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Reviews of The Lost Wife by Susanna Moore

The Lost Wife

A novel

by Susanna Moore

The Lost Wife by Susanna Moore X
The Lost Wife by Susanna Moore
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  • Published:
    Apr 2023, 192 pages

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Book Reviewed by:
Rebecca Foster
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About this Book

Book Summary

From one of our most compelling and sensual writers comes a searing, immersive novel about a seminal and shameful moment in America's conquest of the West. Drawing partly from a true story, it brings to life a devastating Native American revolt and the woman caught in the middle of the conflict.

In the summer of 1855, Sarah Brinton abandons her husband and child to make the long and difficult journey from Rhode Island to Minnesota Territory, where she plans to reunite with a childhood friend. When she arrives at a small frontier post on the edge of the prairie without family or friends and with no prospect of work or money, she quickly remarries and has two children. Anticipating unease and hardship at the Indian Agency, where her husband Dr. John Brinton is the new resident physician, Sarah instead finds acceptance and kinship among the Sioux women at a nearby reservation.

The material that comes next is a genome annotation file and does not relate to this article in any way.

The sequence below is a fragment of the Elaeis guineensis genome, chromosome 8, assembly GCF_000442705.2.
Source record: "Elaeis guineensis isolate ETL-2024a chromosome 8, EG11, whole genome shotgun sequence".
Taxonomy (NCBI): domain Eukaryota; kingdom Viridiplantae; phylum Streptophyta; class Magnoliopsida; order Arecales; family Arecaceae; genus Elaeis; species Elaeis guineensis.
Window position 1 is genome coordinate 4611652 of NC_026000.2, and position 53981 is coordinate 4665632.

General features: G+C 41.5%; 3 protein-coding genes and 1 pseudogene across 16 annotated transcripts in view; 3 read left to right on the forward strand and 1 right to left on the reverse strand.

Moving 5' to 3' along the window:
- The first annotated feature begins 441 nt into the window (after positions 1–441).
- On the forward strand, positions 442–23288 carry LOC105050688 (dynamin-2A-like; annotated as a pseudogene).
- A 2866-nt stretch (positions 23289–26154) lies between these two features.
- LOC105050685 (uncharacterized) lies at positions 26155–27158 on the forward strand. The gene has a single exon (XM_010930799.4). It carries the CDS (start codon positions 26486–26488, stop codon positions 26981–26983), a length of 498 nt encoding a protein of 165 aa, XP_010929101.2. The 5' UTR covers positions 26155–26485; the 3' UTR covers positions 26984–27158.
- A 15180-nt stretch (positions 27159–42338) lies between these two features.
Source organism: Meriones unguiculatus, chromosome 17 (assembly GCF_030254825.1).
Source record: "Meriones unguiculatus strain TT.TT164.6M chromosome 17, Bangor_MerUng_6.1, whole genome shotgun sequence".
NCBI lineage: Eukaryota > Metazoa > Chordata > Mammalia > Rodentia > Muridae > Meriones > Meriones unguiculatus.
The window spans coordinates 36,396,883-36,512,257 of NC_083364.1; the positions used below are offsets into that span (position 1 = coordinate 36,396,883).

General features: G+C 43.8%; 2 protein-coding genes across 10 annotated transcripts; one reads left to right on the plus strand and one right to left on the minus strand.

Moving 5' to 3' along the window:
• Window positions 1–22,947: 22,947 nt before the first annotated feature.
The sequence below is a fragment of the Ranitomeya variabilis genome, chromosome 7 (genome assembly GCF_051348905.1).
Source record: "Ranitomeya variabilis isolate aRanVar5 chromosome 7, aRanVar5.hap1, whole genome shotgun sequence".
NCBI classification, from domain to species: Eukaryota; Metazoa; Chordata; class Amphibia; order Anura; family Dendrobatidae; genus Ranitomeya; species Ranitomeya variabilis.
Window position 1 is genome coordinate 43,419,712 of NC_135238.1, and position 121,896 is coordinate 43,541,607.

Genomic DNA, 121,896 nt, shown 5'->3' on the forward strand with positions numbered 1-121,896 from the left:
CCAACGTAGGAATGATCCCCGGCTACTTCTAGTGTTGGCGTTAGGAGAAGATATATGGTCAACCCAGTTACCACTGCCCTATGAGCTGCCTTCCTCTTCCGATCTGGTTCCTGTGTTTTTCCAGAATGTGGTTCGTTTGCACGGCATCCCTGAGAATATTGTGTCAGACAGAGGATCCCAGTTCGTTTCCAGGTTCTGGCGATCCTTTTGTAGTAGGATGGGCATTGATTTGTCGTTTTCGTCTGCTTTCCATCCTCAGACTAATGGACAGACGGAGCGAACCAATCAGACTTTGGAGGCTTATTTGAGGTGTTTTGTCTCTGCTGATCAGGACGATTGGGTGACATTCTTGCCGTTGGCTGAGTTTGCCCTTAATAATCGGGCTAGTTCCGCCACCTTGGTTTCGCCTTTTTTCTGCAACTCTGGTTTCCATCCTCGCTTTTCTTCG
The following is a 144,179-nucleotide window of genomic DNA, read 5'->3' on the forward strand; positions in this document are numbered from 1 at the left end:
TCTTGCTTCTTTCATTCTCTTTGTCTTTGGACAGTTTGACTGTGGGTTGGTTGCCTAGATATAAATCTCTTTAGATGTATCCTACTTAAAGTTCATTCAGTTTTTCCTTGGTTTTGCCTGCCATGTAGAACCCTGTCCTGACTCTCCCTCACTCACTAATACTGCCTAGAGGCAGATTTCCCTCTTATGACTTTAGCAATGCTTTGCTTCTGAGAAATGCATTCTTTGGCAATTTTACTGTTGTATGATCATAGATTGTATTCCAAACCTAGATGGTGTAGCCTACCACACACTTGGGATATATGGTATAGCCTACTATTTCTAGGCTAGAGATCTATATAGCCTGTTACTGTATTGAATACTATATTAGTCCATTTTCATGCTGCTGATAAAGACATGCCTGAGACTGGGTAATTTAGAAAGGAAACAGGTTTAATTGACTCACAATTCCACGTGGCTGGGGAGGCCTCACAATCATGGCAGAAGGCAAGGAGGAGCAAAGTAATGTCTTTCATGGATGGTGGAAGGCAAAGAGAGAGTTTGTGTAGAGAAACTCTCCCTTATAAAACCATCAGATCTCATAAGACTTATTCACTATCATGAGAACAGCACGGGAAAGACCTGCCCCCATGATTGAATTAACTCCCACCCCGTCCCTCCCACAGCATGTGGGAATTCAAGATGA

The Sioux tribes, however, are wary of the white settlers and resent the rampant theft of their land. Promised payments by the federal government are never made, and starvation and disease soon begin to decimate their community. Tragically and inevitably, this leads to the Sioux Uprising of 1862. During the conflict, Sarah and her children are abducted by the Sioux, who protect her, but because she sympathizes with her captors, Sarah becomes an outcast to the white settlers. In the end, she is lost to both worlds.